As for notedly ambitious Governor Chris Christie, he’s likely happy to keep from upsetting the Koch brothers ahead of his inevitable 2016 presidential run. Christie has already angrily defended the Kochs earlier this year, and the Times recently detailed the negligent stance the governor has taken on climate change as he’s been courting the AFP donor crowd.

The BPU’s ruling is now under appeal and advocates for the windmill project are still hopeful they will prevail. For now, count it as a win for Chris Christie, a win for the Koch brothers, and a loss for New Jerseyans.

We’ve previously reported on the Kochs’ attempts to indoctrinate America’s children with their anti-government, anti-science educational curriculum, and their latest attempt is just as outrageous.

The battle over public school textbooks in Texas has been in the news for months because of several controversial and factually inaccurate details included in the proposed textbooks. Early versions were riddled with errors, and some even went as far as lying to students about the science behind and causes of climate change. And where did this pseudo-science come from?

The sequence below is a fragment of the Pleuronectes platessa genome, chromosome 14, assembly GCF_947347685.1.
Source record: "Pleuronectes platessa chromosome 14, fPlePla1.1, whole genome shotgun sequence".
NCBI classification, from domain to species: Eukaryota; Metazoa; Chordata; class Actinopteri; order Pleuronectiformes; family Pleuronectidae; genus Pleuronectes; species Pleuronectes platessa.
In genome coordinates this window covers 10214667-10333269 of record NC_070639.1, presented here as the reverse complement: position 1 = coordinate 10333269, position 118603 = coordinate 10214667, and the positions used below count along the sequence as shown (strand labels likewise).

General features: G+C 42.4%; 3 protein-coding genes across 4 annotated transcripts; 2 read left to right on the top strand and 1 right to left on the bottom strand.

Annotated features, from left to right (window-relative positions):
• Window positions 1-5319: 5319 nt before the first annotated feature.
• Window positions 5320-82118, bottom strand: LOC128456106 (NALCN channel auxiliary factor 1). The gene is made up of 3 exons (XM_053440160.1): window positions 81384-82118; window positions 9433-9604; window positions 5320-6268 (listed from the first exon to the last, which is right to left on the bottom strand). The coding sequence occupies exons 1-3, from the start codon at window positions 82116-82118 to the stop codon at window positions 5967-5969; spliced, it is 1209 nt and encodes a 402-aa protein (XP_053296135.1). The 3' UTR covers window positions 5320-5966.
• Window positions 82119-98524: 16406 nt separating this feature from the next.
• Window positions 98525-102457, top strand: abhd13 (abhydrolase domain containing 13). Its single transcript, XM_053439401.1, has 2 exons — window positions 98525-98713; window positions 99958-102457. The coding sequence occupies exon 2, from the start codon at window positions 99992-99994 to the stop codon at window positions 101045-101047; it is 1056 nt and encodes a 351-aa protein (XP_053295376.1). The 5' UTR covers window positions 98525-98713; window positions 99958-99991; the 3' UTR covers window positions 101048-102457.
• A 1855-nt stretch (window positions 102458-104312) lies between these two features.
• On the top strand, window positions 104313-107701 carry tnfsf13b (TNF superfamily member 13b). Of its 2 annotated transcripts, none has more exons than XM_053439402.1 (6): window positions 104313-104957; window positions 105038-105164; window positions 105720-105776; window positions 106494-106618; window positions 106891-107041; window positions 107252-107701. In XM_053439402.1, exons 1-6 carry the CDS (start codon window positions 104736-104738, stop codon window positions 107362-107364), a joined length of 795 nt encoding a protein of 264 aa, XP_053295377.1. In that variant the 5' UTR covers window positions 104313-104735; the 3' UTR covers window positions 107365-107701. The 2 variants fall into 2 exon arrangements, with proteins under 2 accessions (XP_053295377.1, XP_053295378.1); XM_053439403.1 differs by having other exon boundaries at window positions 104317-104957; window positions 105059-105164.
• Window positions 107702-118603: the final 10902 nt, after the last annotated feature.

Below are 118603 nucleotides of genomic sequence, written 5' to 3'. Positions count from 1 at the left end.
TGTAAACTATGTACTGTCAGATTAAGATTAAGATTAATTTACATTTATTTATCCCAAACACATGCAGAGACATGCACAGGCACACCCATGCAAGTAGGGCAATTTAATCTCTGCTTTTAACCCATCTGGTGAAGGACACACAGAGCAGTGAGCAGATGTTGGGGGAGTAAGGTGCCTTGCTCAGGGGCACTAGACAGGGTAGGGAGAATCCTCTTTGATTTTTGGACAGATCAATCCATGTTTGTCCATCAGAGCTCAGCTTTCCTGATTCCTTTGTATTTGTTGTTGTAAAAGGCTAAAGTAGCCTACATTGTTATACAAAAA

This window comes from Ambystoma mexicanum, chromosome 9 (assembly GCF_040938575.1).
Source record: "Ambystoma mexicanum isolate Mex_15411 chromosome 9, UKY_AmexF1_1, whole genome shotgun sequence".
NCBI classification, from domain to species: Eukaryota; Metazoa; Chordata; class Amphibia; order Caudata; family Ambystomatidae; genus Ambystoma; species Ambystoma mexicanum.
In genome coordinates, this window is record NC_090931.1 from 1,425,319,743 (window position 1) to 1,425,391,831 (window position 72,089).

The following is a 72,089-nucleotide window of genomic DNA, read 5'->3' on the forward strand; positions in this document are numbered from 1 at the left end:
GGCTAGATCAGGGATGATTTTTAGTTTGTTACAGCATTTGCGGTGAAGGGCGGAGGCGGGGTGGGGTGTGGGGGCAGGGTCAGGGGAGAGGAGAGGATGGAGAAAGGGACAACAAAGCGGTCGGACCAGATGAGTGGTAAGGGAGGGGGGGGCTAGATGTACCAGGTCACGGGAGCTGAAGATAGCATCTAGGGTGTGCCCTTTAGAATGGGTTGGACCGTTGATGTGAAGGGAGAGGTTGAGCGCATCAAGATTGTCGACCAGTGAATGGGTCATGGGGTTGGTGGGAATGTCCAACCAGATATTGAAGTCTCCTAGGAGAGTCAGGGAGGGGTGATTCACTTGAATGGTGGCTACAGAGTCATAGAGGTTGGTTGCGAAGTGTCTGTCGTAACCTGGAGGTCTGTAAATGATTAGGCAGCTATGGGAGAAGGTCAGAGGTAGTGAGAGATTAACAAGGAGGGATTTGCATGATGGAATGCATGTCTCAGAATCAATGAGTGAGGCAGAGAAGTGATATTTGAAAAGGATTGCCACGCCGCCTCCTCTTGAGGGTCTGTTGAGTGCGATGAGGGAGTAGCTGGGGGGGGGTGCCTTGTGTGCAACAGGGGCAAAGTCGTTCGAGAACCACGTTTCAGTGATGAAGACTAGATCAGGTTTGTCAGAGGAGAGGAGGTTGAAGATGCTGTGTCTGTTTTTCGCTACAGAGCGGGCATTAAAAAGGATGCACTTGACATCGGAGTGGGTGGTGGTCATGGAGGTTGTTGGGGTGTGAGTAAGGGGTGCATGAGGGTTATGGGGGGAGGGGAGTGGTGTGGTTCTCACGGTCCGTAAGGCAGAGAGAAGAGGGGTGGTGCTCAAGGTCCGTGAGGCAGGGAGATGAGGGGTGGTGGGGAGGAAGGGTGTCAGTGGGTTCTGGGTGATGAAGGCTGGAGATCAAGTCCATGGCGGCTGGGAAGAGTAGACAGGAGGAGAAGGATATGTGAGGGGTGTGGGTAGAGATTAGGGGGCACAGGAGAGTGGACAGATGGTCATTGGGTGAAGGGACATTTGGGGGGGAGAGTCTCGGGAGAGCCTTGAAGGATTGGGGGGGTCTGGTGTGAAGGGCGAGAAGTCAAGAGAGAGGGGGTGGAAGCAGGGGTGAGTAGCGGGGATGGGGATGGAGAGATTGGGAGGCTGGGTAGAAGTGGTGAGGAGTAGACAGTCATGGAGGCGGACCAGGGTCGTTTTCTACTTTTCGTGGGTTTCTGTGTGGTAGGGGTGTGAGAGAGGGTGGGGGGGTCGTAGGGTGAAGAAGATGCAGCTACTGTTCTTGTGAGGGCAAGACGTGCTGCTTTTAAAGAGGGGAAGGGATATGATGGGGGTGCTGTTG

If you guessed the Koch brothers, you win!

The Koch-funded Heartland Institute, a self-described “nonprofit research organization,” is in reality a conservative advocacy group known to deny the human causes of climate change (just like the Koch brothers!).

In one passage submitted by Heartland, which was written by its non-scientist employees, students:

  • are told that scientists “do not agree on what is causing the [climate] change;”
  • are told to compare Heartland’s pseudo-science to the findings of the U.N. Intergovernmental Panel on Climate Change;
  • and are asked to decide whether or not they think global warming is caused by human activity.

In truth, however, 97% of publishing climate scientists and 97% of climate papers “agree human activity is responsible.”  The debate is over, but the Kochs and the Heartland Institute are trying to create a new generation of climate change deniers.